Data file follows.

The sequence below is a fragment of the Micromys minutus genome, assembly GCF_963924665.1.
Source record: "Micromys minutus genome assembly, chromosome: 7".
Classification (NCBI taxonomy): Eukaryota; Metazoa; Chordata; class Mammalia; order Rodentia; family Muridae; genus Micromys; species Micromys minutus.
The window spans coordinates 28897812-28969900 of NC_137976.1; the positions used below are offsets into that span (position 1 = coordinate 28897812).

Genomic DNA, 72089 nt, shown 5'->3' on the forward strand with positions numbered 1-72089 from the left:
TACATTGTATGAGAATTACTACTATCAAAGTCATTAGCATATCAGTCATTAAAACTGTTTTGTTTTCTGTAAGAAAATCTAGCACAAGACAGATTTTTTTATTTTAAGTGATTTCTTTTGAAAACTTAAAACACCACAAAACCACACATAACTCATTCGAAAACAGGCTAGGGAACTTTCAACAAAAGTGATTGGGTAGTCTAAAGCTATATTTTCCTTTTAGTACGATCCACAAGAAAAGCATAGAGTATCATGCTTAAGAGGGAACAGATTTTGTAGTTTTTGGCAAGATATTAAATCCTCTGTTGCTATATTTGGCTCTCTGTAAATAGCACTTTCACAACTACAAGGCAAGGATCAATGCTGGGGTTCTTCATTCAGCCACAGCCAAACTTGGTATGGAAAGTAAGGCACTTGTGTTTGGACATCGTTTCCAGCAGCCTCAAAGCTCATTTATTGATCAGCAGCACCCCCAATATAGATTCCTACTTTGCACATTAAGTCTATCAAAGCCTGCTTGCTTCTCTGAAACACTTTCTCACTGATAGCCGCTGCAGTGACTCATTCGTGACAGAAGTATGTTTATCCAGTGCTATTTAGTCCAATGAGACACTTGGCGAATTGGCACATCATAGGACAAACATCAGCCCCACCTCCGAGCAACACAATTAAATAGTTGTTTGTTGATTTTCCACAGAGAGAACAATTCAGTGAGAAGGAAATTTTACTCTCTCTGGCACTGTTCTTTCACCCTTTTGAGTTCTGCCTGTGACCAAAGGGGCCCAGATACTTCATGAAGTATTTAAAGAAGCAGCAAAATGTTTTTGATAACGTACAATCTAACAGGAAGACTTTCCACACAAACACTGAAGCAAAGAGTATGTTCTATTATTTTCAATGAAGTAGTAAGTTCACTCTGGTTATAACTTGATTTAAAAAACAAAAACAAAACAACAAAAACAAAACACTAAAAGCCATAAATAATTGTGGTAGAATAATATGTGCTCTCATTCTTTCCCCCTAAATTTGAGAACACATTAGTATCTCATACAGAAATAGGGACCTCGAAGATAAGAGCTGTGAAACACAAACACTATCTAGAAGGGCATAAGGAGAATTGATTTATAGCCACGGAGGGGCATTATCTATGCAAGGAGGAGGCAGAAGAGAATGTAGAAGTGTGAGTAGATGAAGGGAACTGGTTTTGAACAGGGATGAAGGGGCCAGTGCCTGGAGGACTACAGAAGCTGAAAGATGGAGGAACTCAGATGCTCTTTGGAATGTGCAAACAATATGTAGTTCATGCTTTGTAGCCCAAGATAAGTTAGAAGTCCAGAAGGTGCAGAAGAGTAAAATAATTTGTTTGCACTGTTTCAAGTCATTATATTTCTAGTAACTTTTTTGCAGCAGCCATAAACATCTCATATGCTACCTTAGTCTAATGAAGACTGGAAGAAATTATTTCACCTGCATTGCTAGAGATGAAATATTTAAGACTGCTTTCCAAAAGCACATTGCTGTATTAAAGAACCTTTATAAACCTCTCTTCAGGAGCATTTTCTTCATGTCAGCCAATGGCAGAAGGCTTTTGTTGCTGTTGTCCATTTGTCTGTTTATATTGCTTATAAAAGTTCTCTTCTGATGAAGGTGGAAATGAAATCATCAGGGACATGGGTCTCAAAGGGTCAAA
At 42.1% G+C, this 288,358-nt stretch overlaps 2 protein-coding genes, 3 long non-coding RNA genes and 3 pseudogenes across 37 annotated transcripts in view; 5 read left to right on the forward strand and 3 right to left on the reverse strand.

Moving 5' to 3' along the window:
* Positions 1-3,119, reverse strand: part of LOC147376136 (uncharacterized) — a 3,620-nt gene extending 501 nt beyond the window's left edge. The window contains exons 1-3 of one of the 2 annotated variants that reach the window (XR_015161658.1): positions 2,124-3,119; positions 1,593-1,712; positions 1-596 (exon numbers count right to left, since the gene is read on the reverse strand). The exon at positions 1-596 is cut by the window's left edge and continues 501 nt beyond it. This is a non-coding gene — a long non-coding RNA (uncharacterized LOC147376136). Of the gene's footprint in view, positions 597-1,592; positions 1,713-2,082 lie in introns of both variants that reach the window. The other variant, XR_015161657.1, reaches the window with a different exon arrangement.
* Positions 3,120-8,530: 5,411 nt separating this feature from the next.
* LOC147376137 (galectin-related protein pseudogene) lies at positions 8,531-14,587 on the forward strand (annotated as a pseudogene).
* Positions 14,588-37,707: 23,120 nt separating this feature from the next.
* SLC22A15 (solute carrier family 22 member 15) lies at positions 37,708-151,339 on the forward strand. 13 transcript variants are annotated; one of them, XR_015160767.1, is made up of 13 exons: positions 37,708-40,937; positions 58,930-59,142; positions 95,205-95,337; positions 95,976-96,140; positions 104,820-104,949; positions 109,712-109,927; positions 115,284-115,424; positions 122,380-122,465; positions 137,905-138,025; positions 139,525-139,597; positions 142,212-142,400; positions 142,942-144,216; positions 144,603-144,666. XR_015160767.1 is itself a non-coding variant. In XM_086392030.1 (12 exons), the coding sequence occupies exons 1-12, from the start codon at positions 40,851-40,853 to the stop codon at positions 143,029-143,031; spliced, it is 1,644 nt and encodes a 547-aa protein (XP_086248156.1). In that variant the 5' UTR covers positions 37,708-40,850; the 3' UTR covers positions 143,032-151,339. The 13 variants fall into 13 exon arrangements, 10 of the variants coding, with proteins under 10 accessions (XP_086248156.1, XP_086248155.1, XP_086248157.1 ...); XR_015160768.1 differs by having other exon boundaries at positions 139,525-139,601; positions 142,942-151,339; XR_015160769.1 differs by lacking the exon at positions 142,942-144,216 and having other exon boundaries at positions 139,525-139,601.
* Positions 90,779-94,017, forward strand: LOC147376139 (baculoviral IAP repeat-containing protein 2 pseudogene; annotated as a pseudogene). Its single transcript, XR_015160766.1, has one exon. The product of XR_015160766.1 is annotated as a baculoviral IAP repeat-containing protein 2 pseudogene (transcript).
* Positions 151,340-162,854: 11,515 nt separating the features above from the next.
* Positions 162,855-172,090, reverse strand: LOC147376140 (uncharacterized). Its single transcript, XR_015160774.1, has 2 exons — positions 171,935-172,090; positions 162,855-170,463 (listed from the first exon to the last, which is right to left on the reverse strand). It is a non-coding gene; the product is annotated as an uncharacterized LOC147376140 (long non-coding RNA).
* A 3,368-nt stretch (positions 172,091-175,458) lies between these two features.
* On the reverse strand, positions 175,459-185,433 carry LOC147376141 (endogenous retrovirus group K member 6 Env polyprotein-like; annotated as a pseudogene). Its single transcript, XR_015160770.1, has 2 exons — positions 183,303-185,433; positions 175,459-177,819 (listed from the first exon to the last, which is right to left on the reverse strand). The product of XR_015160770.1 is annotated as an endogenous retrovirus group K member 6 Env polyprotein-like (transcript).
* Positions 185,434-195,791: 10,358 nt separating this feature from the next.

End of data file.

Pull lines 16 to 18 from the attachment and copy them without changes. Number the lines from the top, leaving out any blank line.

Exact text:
* Positions 162,855-172,090, reverse strand: LOC147376140 (uncharacterized). Its single transcript, XR_015160774.1, has 2 exons — positions 171,935-172,090; positions 162,855-170,463 (listed from the first exon to the last, which is right to left on the reverse strand). It is a non-coding gene; the product is annotated as an uncharacterized LOC147376140 (long non-coding RNA).
* A 3,368-nt stretch (positions 172,091-175,458) lies between these two features.
* On the reverse strand, positions 175,459-185,433 carry LOC147376141 (endogenous retrovirus group K member 6 Env polyprotein-like; annotated as a pseudogene). Its single transcript, XR_015160770.1, has 2 exons — positions 183,303-185,433; positions 175,459-177,819 (listed from the first exon to the last, which is right to left on the reverse strand). The product of XR_015160770.1 is annotated as an endogenous retrovirus group K member 6 Env polyprotein-like (transcript).